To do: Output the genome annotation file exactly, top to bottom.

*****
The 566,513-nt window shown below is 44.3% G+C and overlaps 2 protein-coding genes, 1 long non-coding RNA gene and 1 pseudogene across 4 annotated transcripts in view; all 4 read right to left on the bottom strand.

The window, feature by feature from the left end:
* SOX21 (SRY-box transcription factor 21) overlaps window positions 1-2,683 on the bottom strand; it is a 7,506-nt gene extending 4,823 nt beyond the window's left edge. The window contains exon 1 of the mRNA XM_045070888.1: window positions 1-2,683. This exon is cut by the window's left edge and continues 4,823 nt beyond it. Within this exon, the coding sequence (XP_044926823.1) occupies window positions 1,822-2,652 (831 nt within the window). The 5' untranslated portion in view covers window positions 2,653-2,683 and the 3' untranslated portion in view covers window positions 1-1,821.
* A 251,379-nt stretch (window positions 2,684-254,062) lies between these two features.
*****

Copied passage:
The 566,513-nt window shown below is 44.3% G+C and overlaps 2 protein-coding genes, 1 long non-coding RNA gene and 1 pseudogene across 4 annotated transcripts in view; all 4 read right to left on the bottom strand.

The window, feature by feature from the left end:
* SOX21 (SRY-box transcription factor 21) overlaps window positions 1-2,683 on the bottom strand; it is a 7,506-nt gene extending 4,823 nt beyond the window's left edge. The window contains exon 1 of the mRNA XM_045070888.1: window positions 1-2,683. This exon is cut by the window's left edge and continues 4,823 nt beyond it. Within this exon, the coding sequence (XP_044926823.1) occupies window positions 1,822-2,652 (831 nt within the window). The 5' untranslated portion in view covers window positions 2,653-2,683 and the 3' untranslated portion in view covers window positions 1-1,821.
* A 251,379-nt stretch (window positions 2,684-254,062) lies between these two features.